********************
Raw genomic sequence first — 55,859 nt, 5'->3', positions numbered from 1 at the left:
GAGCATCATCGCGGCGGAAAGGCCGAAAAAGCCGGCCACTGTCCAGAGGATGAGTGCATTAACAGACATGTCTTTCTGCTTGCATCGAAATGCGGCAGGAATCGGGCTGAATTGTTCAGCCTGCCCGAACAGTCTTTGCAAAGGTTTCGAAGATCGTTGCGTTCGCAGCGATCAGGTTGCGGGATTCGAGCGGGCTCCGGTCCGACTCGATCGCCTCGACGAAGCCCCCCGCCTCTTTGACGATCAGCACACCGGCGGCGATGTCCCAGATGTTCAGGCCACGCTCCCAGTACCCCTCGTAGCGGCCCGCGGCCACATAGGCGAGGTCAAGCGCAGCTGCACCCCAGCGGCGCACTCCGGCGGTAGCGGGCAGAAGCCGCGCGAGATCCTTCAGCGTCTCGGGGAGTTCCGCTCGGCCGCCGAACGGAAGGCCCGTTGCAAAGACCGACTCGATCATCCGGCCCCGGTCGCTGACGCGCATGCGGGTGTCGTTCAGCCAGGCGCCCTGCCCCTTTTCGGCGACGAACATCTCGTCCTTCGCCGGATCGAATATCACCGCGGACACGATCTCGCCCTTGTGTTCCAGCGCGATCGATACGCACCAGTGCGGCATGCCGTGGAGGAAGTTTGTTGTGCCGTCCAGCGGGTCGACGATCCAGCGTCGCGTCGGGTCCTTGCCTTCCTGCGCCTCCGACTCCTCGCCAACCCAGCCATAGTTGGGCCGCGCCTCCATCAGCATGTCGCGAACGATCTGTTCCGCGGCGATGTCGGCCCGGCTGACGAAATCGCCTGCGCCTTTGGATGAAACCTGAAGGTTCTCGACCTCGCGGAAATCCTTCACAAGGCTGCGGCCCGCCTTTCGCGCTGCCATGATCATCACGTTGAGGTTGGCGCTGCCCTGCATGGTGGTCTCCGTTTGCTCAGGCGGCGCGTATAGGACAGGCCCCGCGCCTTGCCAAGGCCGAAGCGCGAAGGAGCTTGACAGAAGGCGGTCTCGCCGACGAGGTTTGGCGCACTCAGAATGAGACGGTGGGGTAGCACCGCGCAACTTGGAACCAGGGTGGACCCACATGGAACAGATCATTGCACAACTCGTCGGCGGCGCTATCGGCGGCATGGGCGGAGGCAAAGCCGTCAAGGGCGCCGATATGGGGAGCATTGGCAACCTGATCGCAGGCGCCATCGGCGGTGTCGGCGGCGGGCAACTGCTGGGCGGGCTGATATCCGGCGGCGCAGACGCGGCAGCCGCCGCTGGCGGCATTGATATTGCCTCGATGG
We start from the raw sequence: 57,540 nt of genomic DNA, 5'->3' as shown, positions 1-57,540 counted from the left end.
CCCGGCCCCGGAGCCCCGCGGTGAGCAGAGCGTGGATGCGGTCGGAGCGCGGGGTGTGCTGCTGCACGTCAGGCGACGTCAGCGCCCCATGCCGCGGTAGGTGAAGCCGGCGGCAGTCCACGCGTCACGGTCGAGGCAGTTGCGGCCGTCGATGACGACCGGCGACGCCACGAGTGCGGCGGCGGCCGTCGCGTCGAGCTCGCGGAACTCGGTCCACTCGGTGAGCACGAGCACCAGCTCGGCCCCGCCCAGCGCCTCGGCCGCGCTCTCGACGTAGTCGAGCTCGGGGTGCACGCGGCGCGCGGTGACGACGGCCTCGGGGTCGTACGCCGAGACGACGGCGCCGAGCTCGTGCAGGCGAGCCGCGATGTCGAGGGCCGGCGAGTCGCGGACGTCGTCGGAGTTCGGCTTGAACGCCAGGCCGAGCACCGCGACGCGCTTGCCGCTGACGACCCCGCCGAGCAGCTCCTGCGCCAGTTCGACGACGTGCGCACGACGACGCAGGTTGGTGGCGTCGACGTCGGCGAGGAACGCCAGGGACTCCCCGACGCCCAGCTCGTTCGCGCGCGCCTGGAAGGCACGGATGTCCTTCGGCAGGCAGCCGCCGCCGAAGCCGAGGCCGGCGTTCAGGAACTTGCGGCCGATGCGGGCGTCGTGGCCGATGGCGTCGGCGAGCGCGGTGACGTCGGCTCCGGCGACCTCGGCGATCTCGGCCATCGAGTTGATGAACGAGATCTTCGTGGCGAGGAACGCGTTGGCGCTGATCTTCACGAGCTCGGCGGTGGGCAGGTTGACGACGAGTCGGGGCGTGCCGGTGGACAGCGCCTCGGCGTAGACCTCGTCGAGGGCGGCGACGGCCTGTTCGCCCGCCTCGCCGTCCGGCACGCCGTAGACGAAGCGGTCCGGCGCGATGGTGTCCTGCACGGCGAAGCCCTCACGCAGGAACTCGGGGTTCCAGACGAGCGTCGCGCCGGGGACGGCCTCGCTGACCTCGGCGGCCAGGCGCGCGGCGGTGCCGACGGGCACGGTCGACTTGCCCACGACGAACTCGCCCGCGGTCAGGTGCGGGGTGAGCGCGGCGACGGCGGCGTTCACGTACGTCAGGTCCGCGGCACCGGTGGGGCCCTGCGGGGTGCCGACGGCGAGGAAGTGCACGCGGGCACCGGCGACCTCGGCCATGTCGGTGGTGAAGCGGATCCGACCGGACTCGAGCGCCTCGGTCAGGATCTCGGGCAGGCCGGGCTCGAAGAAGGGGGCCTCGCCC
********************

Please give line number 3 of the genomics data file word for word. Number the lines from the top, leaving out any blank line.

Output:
We start from the raw sequence: 57,540 nt of genomic DNA, 5'->3' as shown, positions 1-57,540 counted from the left end.